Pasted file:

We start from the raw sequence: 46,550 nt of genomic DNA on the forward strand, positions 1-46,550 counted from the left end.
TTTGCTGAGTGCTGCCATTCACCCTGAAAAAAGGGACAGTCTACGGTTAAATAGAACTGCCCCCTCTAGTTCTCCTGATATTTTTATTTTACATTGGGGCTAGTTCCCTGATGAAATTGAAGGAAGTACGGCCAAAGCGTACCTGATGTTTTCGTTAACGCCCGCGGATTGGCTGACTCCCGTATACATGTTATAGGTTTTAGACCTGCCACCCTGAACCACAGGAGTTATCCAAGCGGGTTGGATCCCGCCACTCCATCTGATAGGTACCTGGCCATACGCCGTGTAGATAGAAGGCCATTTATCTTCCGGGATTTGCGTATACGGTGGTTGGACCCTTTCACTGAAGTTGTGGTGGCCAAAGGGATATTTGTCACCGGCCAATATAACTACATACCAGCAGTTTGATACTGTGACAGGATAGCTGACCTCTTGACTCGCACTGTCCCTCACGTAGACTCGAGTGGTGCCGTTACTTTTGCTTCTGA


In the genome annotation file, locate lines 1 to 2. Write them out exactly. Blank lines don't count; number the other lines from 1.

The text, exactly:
We start from the raw sequence: 46,550 nt of genomic DNA on the forward strand, positions 1-46,550 counted from the left end.
TTTGCTGAGTGCTGCCATTCACCCTGAAAAAAGGGACAGTCTACGGTTAAATAGAACTGCCCCCTCTAGTTCTCCTGATATTTTTATTTTACATTGGGGCTAGTTCCCTGATGAAATTGAAGGAAGTACGGCCAAAGCGTACCTGATGTTTTCGTTAACGCCCGCGGATTGGCTGACTCCCGTATACATGTTATAGGTTTTAGACCTGCCACCCTGAACCACAGGAGTTATCCAAGCGGGTTGGATCCCGCCACTCCATCTGATAGGTACCTGGCCATACGCCGTGTAGATAGAAGGCCATTTATCTTCCGGGATTTGCGTATACGGTGGTTGGACCCTTTCACTGAAGTTGTGGTGGCCAAAGGGATATTTGTCACCGGCCAATATAACTACATACCAGCAGTTTGATACTGTGACAGGATAGCTGACCTCTTGACTCGCACTGTCCCTCACGTAGACTCGAGTGGTGCCGTTACTTTTGCTTCTGA